• Sleep hygiene – patient need to practice good sleeping routine and set a relaxing environment for rest
  • Cognitive behavioral therapy

Fact or myth?

  1. Fibromyalgia and arthritis are the same condition— MYTH

Fibromyalgia affects mostly muscles and soft tissues where arthritis mostly affects joints. Inflammation usually occurs in arthritis but not fibromyalgia.

  1. Exercise should be avoided in patient with Fibromyalgia — MYTH

According to American College of Rheumatology, exercise is very effective in reducing symptoms of fibromyalgia. Exercises recommended include aerobic exercise like walking, biking and swimming. Stretching and strength training is also recommended.

References:

  1. Mayoclinic (2017) Fibromyalgia. [Online] Available at: https://www.mayoclinic.org/diseases-conditions/fibromyalgia/symptoms-causes/syc-20354780 [assessed 05/04/2020]
  2. MIMS Rheumatology. Fibromyalgia. [Online] Available at: (https://specialty.mims.com/fibromyalgia/signs%20and%20symptoms?channel=rheumatology [assessed 05/04/2020]
  3. M.Arnold, K.B.Gebke, E.H.S.Choy. (2016) Fibromyalgia: management strategies for primary care providers. Int J Clin Pract [online] 2016 Feb; 70(2): 99–112. Available at: https://www.ncbi.nlm.nih.gov/pmc/articles/PMC6093261/ [assessed on 05/04/2020]
  4. Lesley M. Arnold, MD; Daniel J. Clauw, MD; L. Jean Dunegan, MD, JD; and Dennis C. Turk. (2012) Mayo Clin Proc. [Online] 2012;87(5):488-496. Available at: https://www.mayoclinicproceedings.org/article/S0025-6196(12)00299-6/fulltext [assessed 05/04/2020]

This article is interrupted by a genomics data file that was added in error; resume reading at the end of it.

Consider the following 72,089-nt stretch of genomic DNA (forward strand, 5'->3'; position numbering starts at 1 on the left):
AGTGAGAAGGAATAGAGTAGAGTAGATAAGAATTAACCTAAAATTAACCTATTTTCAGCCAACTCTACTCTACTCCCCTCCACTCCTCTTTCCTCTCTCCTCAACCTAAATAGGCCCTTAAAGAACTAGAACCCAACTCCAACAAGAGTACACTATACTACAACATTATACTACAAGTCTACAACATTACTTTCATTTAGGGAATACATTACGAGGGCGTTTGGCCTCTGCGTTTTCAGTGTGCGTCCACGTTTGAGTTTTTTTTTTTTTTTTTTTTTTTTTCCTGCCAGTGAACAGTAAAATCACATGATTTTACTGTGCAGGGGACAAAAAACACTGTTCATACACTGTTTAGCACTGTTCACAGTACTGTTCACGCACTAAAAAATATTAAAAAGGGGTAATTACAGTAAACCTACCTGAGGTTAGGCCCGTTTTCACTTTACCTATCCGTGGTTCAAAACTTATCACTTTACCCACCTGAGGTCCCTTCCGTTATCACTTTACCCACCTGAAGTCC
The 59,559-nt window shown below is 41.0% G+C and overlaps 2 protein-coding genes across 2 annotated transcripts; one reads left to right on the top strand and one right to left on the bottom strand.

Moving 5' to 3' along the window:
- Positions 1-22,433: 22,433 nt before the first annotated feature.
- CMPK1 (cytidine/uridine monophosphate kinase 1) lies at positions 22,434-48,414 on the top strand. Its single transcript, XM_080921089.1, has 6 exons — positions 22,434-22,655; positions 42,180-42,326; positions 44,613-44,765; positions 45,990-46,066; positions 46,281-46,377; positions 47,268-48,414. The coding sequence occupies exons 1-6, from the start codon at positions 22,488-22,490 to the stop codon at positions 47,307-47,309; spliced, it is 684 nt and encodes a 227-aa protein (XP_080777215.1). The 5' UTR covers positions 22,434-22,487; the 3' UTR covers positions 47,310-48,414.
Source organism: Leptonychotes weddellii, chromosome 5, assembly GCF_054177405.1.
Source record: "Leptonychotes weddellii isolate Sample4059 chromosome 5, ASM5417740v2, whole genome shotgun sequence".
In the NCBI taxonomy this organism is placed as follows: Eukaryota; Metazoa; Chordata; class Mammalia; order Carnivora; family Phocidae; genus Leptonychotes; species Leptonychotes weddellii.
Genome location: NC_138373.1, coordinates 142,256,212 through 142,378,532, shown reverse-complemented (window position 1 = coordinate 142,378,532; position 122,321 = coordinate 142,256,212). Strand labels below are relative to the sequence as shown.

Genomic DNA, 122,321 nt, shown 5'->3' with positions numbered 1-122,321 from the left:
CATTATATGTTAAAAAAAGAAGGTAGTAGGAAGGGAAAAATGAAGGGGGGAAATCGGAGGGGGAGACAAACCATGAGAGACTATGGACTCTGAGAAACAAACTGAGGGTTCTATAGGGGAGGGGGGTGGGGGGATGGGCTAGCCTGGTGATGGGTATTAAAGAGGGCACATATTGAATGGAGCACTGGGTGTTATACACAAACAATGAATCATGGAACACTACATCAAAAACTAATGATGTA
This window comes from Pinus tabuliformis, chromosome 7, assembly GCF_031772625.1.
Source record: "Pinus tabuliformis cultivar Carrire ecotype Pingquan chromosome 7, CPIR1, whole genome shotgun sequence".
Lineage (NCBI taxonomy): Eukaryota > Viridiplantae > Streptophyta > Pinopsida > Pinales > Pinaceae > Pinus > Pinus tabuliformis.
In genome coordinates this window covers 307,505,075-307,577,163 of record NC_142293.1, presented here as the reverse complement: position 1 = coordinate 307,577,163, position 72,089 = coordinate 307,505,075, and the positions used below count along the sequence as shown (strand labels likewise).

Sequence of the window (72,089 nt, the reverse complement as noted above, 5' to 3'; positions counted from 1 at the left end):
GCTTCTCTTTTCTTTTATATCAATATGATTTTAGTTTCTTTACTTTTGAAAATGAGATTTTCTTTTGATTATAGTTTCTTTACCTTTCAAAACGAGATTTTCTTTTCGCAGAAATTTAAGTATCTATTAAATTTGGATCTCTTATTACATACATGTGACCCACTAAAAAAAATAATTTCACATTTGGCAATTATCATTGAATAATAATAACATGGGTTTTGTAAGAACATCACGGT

5. Cherney, K. Holland, S.Watson. (2019) Everything You Need to Know about Fibromyalgia .[Online] Healthline. Available at: https://www.healthline.com/health/fibromyalgia#symptoms [assessed 05/04/2020]
  6. (2019) What is Fibromyalgia? [Online] Available at: https://www.webmd.com/fibromyalgia/guide/what-is-fibromyalgia#1 [assessed 05/04/2020]
  7. Wolfe, D.J.Clauw, M.Fitzcharles et al. (2010) The American College of Rheumatology Preliminary Diagnostic Criteria for Fibromyalgia and Measurement of Symptom Severity. Arthritis Care & Research ;62(5):600-610. Available at: https://www.rheumatology.org/Portals/0/Files/2010_Preliminary_Diagnostic_Criteria.pdf [assessed 05/04/2020]
  8. Practical Pain Management. (2016) Fibromyalgia: What Clinicians Need to Know. [Online] Available at: https://www.practicalpainmanagement.com/pain/myofascial/fibromyalgia/fibromyalgia-what-clinicians-need-know [assessed 05/04/2020]
  9. Wolfe F, Clauw DJ, FitzCharles M, Goldenerberg D, Häuser W, Katz RS, Russell IJ, Mease PJ, Russell A, Walitt B. (2016) Revisions to the 2010/2011 Fibromyalgia Diagnostic Criteria [abstract]. Arthritis Rheumatol.2016; 68 (suppl 10). Available at: https://acrabstracts.org/abstract/2016-revisions-to-the-20102011-fibromyalgia-diagnostic-criteria/. [Accessed April 7, 2020]
  10. Philips (2018) 10 Myths and Facts of Fibromyalgia. [online] Everyday Health. Available at: https://www.everydayhealth.com/fibromyalgia/myths-facts-about-fibromyalgia/[assessed 05/04/2020]